Stuart Bertolotti-Bailey: Object lessons at The Serving Library

My class this autumn will be based on, in and around a hybrid institution I co-founded and co-direct. The Serving Library is a two-faced archiving-publishing platorm based on 16 years of having produced a wide-ranging arts journal initially called 'Dot Dot Dot' (since 2000), later rechristened 'Bulletins of The Serving Library' (since 2011). The change of name was designed to position the publication as house journal of a larger ecosystem with broader pedagogical ambitions. 

At the start of the summer we opened a modest physical space in Liverpool, in a storefront of a listed building with a chequered past that occupies an entire block of the old mercantile district of the city centre. The first, main space is hung wall to ceiling with an archive of framed objects we've been assembling over the last decade. Each artefact is the *source material* for an illustration originally reproduced within one of the journal's essays, or 'bulletins'. By 'source material' I mean that each individual item is in some sense an original object rather than a reproduction, including oil paintings, watercolors, polaroids, record covers, transparencies, woodcuts, posters, charts, and an ouija board.


The point is to assemble this slowly growing archive of unusually telling objects into a toolbox for teaching. Each item is the iceberg tip of a larger set of cultural ideas, and as such lends itself to being unpacked, debated and discussed together with a dedicated audience. The presence of these objects foregrounds experience over convenience. There is usually a lot to be gained from being in the physical presence of the actual artefacts rather than, say, projected images of the same. We might shift to focus on qualities inherent in their technical production (the precarious development of a watercolor, the painstaking labour of a woodcut), or deduce extra information from their surfaces (a circle of coffee on a 7-inch postpunk single, the speedy decay of pages from a piece of newsprint). Moreover, the ways in which these things came to be collected are often as rich in anecdotes as the things themselves.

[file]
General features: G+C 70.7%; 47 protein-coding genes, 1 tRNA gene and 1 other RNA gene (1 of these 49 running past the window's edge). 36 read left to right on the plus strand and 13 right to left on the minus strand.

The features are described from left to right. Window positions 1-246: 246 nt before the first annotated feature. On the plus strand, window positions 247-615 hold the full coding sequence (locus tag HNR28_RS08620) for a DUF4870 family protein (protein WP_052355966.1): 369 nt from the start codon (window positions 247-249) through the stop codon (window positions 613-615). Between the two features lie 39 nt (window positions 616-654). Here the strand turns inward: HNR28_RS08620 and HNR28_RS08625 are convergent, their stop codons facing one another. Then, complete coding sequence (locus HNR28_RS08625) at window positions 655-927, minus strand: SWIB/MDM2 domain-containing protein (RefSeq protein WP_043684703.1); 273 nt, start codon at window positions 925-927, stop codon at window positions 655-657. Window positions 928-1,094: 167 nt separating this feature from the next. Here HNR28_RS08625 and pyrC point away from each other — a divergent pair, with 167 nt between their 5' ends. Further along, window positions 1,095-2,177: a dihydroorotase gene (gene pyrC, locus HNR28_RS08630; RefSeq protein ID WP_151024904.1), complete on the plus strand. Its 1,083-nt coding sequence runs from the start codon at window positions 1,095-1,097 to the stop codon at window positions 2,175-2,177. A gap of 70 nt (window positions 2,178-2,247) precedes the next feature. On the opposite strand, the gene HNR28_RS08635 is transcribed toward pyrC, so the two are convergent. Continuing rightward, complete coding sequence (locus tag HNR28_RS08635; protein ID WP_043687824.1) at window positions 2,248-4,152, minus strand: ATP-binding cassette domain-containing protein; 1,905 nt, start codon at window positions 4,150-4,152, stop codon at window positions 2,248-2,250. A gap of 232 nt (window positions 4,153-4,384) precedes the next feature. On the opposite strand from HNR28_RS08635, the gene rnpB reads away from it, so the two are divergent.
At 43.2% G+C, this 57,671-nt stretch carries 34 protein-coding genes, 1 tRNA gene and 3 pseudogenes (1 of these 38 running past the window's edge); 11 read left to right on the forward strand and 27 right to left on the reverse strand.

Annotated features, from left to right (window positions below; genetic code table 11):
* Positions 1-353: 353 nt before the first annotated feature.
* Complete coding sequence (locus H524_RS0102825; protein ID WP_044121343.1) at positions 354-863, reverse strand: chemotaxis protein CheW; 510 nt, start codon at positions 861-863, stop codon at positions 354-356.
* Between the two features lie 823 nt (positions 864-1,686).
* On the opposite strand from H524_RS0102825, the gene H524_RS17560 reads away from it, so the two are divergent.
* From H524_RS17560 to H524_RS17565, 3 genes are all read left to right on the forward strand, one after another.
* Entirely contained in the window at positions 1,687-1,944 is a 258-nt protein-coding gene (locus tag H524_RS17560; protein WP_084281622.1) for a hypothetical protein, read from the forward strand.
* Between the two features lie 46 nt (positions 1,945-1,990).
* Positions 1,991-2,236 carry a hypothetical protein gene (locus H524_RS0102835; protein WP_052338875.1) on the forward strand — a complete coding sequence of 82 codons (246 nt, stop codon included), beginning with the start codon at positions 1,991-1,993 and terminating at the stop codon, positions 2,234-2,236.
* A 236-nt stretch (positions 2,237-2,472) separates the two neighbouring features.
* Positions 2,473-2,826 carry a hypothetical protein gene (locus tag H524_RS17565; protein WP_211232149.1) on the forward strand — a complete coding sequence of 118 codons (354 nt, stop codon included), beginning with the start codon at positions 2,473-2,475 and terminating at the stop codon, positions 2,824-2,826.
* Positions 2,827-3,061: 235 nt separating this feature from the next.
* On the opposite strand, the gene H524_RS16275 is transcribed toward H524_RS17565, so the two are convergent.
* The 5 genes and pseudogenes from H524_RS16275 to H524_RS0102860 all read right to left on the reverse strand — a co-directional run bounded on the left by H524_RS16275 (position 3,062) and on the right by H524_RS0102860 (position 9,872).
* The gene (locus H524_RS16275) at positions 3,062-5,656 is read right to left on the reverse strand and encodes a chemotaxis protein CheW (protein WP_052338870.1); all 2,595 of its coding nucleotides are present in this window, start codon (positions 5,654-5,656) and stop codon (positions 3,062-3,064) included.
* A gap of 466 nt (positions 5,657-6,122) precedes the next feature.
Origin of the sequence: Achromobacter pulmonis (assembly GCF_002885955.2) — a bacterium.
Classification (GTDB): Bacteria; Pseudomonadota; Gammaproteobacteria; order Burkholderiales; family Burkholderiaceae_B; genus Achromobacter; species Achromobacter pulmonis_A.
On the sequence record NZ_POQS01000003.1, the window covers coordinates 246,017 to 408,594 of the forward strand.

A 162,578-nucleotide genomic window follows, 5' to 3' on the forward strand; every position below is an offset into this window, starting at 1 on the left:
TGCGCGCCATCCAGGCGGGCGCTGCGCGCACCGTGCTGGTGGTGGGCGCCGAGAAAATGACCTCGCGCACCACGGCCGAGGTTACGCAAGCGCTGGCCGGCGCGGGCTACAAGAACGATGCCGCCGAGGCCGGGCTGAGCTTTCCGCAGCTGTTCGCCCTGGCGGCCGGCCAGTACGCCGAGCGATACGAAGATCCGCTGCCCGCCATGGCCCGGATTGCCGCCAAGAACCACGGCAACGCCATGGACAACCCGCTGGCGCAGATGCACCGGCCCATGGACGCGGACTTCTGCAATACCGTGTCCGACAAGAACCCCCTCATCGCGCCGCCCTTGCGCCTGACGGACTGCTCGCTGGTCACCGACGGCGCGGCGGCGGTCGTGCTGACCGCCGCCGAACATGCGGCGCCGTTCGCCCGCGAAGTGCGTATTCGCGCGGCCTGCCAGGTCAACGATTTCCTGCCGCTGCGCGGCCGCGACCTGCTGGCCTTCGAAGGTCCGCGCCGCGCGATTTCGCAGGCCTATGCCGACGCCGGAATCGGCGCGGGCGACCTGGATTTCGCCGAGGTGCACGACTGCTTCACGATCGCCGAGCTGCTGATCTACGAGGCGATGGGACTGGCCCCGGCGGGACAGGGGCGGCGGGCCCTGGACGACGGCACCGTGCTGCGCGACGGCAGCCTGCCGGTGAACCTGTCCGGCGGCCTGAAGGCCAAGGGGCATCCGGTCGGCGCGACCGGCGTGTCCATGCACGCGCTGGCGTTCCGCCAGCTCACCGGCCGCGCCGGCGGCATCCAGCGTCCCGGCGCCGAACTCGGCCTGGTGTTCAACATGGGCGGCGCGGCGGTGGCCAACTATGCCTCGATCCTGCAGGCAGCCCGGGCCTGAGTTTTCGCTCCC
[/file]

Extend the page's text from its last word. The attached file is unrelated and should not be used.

This is the sense in which The Serving Library is conceived as an ecosystem: every six months we publish a set of bulletins on a theme (psychedeila, fashion, sport, numbers, colour) that are simultaneously availabe to download for free or purchase in print; this serves as a semester's worth of reading material and presupposes a new set of potential acquisitions for the walls; these aspects provide both a current topic to think through, and a backdrop in which to do it ... which in turn generates new ideas for subsequent development and publication.

The space operates at three parallel 'speeds', the most immediate or 'quickest' of which is its presence as a walk-in archive – not unlike a modern, provincial younger cousin of John Soane's Museum in London. Anyone may view the archive when we happen to be there during working hours, or otherwise by appointment. The second, slightly 'slower' speed involves a regular series of public events in the space, usually one evening roughly every three weeks. These are typically one-person talks or two-person discussions, or sometimes film screenings, that either speak to one or more objects on the wall, relate to material from the latest or upcoming issue of the journal, or interrogate some currently ubiquitous but little-understood word under the heading 'Keywords for Dummies'. The third, 'slowest' speed takes the form of a series of more concentrated, intensive week-long seminar courses arranged with specific schools and universities, again based on a theme relating to either the latest or upcoming publications.

In the upcoming weeks in Geneva I will talk more about individual items in the space, and we will read their tethered texts to develop a deeper idea of how and why the format functions – or not. This all leads towards a trip to Liverpool in November, to spend a week in the space trying out the slowest speed described above. We will anticipate the next bulletins' umbrella theme, 'perspectve', by developing projects in situ designed to foster close reading and explore 'observations from a fixed position'. 

Ultimately the idea is to get you to think through how such a hybrid system – and the ethics behind it – might feed your own work.